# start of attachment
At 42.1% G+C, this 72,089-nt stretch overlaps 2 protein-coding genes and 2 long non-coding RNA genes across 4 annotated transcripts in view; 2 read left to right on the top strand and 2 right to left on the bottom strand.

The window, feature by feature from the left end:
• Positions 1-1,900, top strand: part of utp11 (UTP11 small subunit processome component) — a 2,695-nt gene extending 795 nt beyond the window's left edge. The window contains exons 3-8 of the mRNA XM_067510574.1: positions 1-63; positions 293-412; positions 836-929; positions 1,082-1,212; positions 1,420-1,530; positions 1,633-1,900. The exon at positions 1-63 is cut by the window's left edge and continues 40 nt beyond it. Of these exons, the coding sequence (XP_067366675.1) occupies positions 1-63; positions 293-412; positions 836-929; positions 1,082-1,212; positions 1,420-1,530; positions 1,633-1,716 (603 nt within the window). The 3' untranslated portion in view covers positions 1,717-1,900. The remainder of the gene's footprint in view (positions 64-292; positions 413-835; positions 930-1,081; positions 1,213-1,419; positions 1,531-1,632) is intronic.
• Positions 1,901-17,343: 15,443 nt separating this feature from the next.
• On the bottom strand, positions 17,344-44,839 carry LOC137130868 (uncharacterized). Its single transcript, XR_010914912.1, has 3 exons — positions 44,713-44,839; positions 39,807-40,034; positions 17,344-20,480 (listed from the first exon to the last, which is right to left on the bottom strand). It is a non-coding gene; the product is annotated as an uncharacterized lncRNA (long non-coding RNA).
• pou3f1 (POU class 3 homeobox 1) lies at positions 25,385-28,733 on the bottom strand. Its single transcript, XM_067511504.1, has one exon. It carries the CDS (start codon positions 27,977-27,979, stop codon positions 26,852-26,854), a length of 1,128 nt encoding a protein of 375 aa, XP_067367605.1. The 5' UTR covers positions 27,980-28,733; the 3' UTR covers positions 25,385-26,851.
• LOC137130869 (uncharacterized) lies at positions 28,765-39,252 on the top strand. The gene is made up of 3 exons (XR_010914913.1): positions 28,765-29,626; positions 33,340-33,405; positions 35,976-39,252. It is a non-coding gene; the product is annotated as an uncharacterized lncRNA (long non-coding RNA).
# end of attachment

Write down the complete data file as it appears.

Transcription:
At 42.1% G+C, this 72,089-nt stretch overlaps 2 protein-coding genes and 2 long non-coding RNA genes across 4 annotated transcripts in view; 2 read left to right on the top strand and 2 right to left on the bottom strand.

The window, feature by feature from the left end:
• Positions 1-1,900, top strand: part of utp11 (UTP11 small subunit processome component) — a 2,695-nt gene extending 795 nt beyond the window's left edge. The window contains exons 3-8 of the mRNA XM_067510574.1: positions 1-63; positions 293-412; positions 836-929; positions 1,082-1,212; positions 1,420-1,530; positions 1,633-1,900. The exon at positions 1-63 is cut by the window's left edge and continues 40 nt beyond it. Of these exons, the coding sequence (XP_067366675.1) occupies positions 1-63; positions 293-412; positions 836-929; positions 1,082-1,212; positions 1,420-1,530; positions 1,633-1,716 (603 nt within the window). The 3' untranslated portion in view covers positions 1,717-1,900. The remainder of the gene's footprint in view (positions 64-292; positions 413-835; positions 930-1,081; positions 1,213-1,419; positions 1,531-1,632) is intronic.
• Positions 1,901-17,343: 15,443 nt separating this feature from the next.
• On the bottom strand, positions 17,344-44,839 carry LOC137130868 (uncharacterized). Its single transcript, XR_010914912.1, has 3 exons — positions 44,713-44,839; positions 39,807-40,034; positions 17,344-20,480 (listed from the first exon to the last, which is right to left on the bottom strand). It is a non-coding gene; the product is annotated as an uncharacterized lncRNA (long non-coding RNA).
• pou3f1 (POU class 3 homeobox 1) lies at positions 25,385-28,733 on the bottom strand. Its single transcript, XM_067511504.1, has one exon. It carries the CDS (start codon positions 27,977-27,979, stop codon positions 26,852-26,854), a length of 1,128 nt encoding a protein of 375 aa, XP_067367605.1. The 5' UTR covers positions 27,980-28,733; the 3' UTR covers positions 25,385-26,851.
• LOC137130869 (uncharacterized) lies at positions 28,765-39,252 on the top strand. The gene is made up of 3 exons (XR_010914913.1): positions 28,765-29,626; positions 33,340-33,405; positions 35,976-39,252. It is a non-coding gene; the product is annotated as an uncharacterized lncRNA (long non-coding RNA).